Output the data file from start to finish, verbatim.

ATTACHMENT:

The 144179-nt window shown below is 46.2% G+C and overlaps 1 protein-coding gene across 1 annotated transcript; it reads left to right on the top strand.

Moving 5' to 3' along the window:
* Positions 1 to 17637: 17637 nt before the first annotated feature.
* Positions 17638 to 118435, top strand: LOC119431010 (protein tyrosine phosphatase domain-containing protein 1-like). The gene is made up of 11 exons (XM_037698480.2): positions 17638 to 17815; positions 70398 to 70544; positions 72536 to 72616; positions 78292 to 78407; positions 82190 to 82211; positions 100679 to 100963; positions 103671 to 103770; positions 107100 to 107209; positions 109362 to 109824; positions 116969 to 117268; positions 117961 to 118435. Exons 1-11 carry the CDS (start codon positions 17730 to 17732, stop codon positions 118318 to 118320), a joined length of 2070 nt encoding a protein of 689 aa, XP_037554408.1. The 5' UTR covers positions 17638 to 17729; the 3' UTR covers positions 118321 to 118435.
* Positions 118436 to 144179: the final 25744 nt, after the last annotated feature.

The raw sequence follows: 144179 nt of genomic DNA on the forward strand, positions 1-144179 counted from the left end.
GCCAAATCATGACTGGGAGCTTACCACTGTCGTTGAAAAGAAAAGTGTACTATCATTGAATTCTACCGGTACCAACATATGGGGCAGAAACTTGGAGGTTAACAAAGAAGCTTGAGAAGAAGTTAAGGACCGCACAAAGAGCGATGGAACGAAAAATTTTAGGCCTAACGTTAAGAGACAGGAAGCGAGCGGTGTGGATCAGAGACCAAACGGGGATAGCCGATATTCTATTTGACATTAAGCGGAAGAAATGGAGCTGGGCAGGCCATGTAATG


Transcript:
The 144179-nt window shown below is 46.2% G+C and overlaps 1 protein-coding gene across 1 annotated transcript; it reads left to right on the top strand.

Moving 5' to 3' along the window:
* Positions 1 to 17637: 17637 nt before the first annotated feature.
* Positions 17638 to 118435, top strand: LOC119431010 (protein tyrosine phosphatase domain-containing protein 1-like). The gene is made up of 11 exons (XM_037698480.2): positions 17638 to 17815; positions 70398 to 70544; positions 72536 to 72616; positions 78292 to 78407; positions 82190 to 82211; positions 100679 to 100963; positions 103671 to 103770; positions 107100 to 107209; positions 109362 to 109824; positions 116969 to 117268; positions 117961 to 118435. Exons 1-11 carry the CDS (start codon positions 17730 to 17732, stop codon positions 118318 to 118320), a joined length of 2070 nt encoding a protein of 689 aa, XP_037554408.1. The 5' UTR covers positions 17638 to 17729; the 3' UTR covers positions 118321 to 118435.
* Positions 118436 to 144179: the final 25744 nt, after the last annotated feature.

The raw sequence follows: 144179 nt of genomic DNA on the forward strand, positions 1-144179 counted from the left end.
GCCAAATCATGACTGGGAGCTTACCACTGTCGTTGAAAAGAAAAGTGTACTATCATTGAATTCTACCGGTACCAACATATGGGGCAGAAACTTGGAGGTTAACAAAGAAGCTTGAGAAGAAGTTAAGGACCGCACAAAGAGCGATGGAACGAAAAATTTTAGGCCTAACGTTAAGAGACAGGAAGCGAGCGGTGTGGATCAGAGACCAAACGGGGATAGCCGATATTCTATTTGACATTAAGCGGAAGAAATGGAGCTGGGCAGGCCATGTAATG